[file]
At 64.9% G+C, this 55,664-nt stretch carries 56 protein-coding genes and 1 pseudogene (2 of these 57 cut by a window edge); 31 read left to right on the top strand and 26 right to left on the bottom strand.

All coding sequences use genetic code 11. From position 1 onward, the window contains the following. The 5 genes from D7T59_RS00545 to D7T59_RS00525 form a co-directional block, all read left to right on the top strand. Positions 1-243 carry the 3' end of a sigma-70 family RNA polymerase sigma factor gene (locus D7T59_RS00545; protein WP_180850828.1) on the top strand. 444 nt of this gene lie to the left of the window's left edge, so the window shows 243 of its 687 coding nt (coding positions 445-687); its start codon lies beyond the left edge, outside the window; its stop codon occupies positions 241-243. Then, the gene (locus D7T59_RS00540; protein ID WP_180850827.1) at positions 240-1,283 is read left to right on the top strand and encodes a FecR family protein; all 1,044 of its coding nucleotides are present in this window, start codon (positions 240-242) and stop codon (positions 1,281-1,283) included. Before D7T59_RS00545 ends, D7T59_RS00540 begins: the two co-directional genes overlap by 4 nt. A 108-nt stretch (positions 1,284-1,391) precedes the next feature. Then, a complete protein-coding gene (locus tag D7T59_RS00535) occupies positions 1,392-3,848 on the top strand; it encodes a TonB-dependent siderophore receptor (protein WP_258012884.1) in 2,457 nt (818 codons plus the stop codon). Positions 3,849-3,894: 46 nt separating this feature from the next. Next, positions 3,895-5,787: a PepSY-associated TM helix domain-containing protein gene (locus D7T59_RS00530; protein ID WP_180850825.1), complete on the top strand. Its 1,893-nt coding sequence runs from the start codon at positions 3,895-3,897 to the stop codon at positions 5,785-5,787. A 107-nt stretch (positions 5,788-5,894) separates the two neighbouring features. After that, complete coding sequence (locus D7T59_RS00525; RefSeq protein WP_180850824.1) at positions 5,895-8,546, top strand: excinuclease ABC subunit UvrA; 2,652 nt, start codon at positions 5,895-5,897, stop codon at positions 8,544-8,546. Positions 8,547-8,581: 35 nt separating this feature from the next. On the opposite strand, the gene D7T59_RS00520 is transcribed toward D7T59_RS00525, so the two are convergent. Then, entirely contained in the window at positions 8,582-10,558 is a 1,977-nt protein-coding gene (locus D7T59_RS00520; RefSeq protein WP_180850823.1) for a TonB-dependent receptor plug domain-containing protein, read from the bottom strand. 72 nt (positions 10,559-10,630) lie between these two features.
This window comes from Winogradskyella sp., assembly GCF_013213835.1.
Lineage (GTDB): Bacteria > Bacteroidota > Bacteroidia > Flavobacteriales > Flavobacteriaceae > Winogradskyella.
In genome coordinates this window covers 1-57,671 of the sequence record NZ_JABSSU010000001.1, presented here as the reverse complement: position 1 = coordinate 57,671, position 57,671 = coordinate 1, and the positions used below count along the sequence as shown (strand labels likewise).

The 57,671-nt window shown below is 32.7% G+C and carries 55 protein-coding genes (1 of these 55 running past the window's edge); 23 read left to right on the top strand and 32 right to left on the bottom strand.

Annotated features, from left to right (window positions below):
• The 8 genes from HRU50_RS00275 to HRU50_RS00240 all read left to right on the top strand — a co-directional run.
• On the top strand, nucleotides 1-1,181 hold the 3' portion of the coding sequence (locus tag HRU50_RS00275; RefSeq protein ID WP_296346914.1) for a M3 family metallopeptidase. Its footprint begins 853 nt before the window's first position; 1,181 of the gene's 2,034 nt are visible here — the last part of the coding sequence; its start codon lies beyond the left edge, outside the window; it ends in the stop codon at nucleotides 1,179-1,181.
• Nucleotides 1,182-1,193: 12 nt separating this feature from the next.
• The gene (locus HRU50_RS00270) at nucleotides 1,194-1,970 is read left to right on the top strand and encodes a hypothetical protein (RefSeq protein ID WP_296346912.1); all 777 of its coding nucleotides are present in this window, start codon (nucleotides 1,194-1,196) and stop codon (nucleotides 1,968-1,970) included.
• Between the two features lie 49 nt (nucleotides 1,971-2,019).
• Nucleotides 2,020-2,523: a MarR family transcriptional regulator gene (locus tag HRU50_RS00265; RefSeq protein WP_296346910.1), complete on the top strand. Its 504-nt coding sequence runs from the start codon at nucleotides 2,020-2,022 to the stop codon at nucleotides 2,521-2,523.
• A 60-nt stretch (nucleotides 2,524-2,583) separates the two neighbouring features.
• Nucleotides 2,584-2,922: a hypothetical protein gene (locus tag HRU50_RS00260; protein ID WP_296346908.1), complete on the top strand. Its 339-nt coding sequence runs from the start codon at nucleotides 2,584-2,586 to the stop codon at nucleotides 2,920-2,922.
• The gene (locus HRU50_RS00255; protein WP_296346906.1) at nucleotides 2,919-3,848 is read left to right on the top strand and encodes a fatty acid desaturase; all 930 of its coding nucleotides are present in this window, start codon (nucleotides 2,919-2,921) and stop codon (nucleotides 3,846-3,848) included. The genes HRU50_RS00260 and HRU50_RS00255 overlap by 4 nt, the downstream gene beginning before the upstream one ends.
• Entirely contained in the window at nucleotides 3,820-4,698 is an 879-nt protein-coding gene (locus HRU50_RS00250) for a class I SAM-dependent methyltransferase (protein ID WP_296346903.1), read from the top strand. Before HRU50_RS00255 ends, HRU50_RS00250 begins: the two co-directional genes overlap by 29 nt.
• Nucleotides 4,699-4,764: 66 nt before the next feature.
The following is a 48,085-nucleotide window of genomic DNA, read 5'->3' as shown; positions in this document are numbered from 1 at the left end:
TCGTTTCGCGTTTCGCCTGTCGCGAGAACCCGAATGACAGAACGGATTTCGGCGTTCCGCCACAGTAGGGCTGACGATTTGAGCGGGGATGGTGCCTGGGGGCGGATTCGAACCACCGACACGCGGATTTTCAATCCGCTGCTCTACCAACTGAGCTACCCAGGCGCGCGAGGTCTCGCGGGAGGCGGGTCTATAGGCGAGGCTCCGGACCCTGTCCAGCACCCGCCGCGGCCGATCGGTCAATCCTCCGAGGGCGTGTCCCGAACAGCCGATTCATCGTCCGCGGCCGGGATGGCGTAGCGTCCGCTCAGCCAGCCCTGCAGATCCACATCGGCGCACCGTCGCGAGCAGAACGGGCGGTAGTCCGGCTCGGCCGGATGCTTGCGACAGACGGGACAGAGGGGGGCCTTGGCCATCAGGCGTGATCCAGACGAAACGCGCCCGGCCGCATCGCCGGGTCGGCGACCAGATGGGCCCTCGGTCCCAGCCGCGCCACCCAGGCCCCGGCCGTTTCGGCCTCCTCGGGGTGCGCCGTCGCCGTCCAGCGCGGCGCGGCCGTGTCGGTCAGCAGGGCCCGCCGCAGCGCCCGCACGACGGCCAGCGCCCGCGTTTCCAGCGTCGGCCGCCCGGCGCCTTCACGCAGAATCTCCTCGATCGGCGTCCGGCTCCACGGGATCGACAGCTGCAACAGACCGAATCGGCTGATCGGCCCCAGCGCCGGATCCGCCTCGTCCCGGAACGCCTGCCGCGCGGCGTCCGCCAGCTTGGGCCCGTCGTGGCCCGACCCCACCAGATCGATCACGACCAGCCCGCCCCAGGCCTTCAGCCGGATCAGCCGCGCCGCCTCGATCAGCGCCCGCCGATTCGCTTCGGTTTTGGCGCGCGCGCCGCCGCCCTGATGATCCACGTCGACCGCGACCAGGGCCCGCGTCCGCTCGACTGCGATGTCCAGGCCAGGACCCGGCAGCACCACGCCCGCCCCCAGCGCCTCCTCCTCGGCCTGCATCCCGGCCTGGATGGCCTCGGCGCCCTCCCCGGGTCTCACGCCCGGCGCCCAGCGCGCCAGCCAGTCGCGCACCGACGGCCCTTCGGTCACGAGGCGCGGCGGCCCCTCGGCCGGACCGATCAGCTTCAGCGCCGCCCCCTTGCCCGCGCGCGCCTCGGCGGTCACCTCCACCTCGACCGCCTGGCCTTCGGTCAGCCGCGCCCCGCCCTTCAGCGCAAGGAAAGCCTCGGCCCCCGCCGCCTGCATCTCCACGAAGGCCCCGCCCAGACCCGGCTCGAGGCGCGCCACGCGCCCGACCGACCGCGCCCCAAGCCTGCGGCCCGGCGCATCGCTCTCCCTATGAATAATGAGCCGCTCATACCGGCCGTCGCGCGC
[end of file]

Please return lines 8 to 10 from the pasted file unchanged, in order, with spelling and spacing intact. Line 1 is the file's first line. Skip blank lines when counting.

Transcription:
• The 8 genes from HRU50_RS00275 to HRU50_RS00240 all read left to right on the top strand — a co-directional run.
• On the top strand, nucleotides 1-1,181 hold the 3' portion of the coding sequence (locus tag HRU50_RS00275; RefSeq protein ID WP_296346914.1) for a M3 family metallopeptidase. Its footprint begins 853 nt before the window's first position; 1,181 of the gene's 2,034 nt are visible here — the last part of the coding sequence; its start codon lies beyond the left edge, outside the window; it ends in the stop codon at nucleotides 1,179-1,181.
• Nucleotides 1,182-1,193: 12 nt separating this feature from the next.